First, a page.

Strategies for Meeting Workforce Demands

Just how bad is the shortage of workers in the solar industry? Mark Culpepper, a SunEdison vice president, says on a scale of one to 10, the US hovers at a manageable five. But if the industry grows as expected, watch out.

Extending the federal tax credits for solar through 2016 is expected to create 440,000 permanent jobs in the US solar industry, according to Navigant Consulting. These jobs will be in manufacturing and distribution, as well as the building trades, spurring new demand for electricians, plumbers, roofers, designers and engineers. The immediate concern among companies is finding enough qualified installers.

“Those are big numbers. The industry is going to have to adapt and figure out ways to accelerate the development of qualified personnel. Right now I would call it a marginal roadblock. In the future, it could become a very big road block,” says Mark Culpepper, a SunEdison vice president. In preparation for a tightening of the workforce, solar companies are taking a careful look at the best ways to attract employees.


Job demand tends to be highly localized as specific states and cities initiate programs for rapid growth of PV installations. SunEdison’s Culpepper describes them as "mushrooms popping up all over the country." The most prominent mushroom is California, which dominated the market with 58% of all PV installations last year, according to the Solar Energy Industries Association.

In fact, high-demand solar jobs are expected to grow by about 50% over the next year in California’s Bay Area, creating 1,900 new jobs in the region and 5,000 statewide according to a report, "The Bay Region Solar Industry Workforce Study," completed in March by the San Francisco Bay and Greater Silicon Valley Centers of Excellence.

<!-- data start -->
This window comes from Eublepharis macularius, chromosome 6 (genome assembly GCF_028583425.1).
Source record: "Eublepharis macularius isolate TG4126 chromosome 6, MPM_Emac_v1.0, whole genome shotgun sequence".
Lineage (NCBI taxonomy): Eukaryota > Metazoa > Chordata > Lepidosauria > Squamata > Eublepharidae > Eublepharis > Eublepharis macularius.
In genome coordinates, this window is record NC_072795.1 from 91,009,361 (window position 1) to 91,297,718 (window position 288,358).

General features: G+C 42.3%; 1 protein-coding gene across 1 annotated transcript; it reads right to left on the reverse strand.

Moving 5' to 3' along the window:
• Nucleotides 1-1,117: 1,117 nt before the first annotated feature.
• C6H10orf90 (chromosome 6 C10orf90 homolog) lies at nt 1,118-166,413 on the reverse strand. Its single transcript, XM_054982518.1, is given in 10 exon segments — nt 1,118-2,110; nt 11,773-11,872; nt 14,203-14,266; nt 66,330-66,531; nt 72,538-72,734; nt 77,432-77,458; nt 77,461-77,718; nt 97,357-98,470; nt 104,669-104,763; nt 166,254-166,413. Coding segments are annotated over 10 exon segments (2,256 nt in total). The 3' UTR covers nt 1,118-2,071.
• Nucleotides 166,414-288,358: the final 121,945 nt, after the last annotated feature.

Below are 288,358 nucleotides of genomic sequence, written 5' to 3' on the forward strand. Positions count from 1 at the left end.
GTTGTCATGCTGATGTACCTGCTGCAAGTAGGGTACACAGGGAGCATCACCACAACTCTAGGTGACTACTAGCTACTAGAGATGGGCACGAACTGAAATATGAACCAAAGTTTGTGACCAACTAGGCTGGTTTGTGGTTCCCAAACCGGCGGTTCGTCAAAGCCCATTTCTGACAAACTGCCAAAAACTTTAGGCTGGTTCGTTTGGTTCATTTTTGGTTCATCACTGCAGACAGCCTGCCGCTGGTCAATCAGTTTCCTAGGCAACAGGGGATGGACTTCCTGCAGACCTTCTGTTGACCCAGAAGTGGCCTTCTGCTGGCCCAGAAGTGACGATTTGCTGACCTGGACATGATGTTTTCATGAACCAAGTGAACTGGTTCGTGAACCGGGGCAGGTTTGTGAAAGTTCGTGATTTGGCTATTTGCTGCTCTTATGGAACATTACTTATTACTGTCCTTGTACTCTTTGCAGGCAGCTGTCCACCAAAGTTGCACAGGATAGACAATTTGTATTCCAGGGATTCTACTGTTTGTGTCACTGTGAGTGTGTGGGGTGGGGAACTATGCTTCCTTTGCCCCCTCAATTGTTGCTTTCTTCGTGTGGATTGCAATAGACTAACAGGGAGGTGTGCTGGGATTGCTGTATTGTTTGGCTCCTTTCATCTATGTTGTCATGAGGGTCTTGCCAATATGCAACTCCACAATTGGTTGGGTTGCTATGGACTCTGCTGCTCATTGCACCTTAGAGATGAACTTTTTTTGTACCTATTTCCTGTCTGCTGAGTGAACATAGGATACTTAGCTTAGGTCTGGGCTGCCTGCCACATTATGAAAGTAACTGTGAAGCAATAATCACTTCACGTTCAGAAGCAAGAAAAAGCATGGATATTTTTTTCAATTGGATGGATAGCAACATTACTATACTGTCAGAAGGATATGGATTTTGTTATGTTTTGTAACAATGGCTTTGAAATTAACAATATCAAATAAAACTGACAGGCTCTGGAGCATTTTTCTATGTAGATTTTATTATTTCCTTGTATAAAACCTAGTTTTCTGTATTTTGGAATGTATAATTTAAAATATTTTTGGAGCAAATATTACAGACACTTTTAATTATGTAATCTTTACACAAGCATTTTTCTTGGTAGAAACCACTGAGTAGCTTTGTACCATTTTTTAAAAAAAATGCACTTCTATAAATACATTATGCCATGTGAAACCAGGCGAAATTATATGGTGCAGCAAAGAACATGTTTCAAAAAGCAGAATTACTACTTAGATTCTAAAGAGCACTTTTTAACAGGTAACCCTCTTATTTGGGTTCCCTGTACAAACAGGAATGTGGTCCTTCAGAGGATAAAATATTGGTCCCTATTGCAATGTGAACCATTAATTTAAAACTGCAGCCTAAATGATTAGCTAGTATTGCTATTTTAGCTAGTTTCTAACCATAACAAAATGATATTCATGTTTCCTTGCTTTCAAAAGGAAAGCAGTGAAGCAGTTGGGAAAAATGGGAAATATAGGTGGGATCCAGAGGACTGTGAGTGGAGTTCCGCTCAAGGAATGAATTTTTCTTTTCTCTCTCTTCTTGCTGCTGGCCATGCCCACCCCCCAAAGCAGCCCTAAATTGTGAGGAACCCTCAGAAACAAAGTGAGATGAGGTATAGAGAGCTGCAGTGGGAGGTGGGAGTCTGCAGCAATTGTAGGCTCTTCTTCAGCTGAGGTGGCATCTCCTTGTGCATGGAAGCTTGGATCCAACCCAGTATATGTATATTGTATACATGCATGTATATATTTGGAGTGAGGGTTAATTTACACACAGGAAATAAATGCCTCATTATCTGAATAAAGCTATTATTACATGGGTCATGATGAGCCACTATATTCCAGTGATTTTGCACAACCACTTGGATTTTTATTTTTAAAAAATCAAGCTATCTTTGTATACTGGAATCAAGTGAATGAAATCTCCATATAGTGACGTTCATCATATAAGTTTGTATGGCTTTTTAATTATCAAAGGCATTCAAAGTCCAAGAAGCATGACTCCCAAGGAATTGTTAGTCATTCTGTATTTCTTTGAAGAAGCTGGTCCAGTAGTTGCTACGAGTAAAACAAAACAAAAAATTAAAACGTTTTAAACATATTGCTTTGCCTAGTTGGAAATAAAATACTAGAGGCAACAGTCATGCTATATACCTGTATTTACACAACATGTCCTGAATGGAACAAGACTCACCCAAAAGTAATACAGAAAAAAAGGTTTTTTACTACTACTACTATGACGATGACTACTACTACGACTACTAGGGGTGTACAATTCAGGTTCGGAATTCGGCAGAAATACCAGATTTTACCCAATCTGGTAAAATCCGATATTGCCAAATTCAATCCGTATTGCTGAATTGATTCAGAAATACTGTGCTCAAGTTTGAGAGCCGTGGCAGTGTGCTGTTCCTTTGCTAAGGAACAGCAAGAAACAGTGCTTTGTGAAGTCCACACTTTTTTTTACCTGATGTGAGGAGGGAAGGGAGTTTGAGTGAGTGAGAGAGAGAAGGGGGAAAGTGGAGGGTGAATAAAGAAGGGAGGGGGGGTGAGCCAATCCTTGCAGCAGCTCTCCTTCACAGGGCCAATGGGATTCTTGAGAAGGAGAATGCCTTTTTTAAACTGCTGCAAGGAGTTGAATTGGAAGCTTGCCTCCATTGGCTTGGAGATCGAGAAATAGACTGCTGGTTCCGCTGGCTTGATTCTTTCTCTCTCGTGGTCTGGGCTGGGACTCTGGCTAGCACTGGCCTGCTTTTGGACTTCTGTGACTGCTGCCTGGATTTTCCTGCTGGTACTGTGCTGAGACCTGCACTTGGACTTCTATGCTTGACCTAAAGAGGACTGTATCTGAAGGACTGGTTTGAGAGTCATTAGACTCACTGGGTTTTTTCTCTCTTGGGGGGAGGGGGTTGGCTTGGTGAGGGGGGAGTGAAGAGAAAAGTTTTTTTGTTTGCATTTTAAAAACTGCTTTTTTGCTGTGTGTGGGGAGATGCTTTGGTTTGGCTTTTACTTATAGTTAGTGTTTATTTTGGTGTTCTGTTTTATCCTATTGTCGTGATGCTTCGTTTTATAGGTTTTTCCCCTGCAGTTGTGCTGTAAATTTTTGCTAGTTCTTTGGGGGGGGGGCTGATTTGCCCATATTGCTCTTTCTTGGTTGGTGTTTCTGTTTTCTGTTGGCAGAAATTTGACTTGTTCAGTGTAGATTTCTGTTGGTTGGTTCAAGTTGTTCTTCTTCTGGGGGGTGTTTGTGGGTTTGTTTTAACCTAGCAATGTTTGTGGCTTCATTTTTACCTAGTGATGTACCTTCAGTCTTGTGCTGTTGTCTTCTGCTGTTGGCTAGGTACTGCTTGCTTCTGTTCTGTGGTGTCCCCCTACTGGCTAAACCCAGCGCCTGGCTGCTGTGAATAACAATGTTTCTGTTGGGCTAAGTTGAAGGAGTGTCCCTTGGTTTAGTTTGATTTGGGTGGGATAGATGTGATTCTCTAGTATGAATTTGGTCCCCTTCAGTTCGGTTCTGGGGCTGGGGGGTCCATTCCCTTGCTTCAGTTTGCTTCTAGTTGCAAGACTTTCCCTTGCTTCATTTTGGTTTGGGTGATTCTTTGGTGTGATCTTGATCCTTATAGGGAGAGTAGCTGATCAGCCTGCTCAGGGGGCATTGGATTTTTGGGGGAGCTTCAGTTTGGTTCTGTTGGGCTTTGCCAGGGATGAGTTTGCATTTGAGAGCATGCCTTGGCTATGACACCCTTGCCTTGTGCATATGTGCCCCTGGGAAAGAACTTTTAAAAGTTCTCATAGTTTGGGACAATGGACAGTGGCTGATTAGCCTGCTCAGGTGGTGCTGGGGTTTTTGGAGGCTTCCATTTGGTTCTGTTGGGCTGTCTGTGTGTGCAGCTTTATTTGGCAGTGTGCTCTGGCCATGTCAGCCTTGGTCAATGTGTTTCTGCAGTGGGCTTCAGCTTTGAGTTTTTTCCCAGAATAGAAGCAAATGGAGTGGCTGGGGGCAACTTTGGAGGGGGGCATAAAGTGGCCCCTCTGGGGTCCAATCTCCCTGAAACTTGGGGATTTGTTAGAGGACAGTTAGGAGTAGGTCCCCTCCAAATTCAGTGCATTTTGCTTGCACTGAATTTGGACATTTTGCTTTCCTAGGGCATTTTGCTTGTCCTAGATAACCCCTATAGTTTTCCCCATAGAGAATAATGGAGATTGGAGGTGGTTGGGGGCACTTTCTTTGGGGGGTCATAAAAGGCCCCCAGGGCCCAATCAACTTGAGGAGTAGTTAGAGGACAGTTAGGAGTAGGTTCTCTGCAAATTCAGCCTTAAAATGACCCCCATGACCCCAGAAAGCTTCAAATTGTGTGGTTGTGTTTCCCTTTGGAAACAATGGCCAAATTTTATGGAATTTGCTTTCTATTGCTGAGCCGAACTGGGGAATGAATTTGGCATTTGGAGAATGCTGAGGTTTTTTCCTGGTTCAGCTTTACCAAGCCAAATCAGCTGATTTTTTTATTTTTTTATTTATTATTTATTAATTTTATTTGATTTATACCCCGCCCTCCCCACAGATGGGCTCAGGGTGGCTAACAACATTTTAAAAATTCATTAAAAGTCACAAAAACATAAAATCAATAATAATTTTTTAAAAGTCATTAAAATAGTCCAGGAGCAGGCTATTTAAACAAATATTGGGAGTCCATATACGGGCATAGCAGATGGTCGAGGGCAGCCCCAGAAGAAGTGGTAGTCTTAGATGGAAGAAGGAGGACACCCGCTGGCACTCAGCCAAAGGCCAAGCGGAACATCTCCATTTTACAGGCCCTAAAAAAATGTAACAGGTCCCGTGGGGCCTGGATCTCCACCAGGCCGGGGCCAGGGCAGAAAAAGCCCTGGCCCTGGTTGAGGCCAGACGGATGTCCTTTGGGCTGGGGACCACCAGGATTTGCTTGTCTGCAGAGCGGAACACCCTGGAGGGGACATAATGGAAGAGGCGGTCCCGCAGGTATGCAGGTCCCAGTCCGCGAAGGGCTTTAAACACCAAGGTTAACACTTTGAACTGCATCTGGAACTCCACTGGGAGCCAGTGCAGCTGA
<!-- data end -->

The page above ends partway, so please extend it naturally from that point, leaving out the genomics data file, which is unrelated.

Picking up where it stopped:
"A lack of workers is one of the biggest problems in the industry," says Abigail Baxley, executive director of the Northern California Solar Energy Association.


Internet recruiting has become an easy and inexpensive way to find employees for many US businesses, and the solar industry is no exception. Solar companies rely heavily on their own Web sites and job posting boards to attract applicants. Sites like Craigslist, which gets over 30 million hits a month in the US, can deliver a large volume of responses quickly. Sites that offer content about clean energy or environmental issues can narrow the field to job seekers with an interest in solar technologies.

"I like Greenjobs the most because they are hyperlinked directly from the job posting at Solarbuzz and have a great Web site full of solar industry resources. Another site, Indeed, returns the most listings from several portals. They also have great salary survey information. Monster and CareerBuilder both have benefits, including learning resources for effective career searches," says Liz Merry, owner of Verve Solar, a Davis, California consulting firm. Merry teaches a class called "Find Your Dream Job in Solar" for the Solar Living Institute and elsewhere.

SolarCity, a solar installation company headquartered in Foster City, California, received tremendous response when it posted a position on Craigslist, Linkedin and Renewable Energy World Online. Within 6 hours, the ad attracted more than 100 responses.

Depending on a company’s recruiting budget, selecting appropriate sites for posting an opening may be limited. Some Web sites offer free listings while others charge a fee.


Community and junior colleges have stepped up to train workers for the emerging green-collar economy. Solar companies partner with colleges to help them develop curriculum materials and design programs, particularly for solar installers - then they recruit their graduates.

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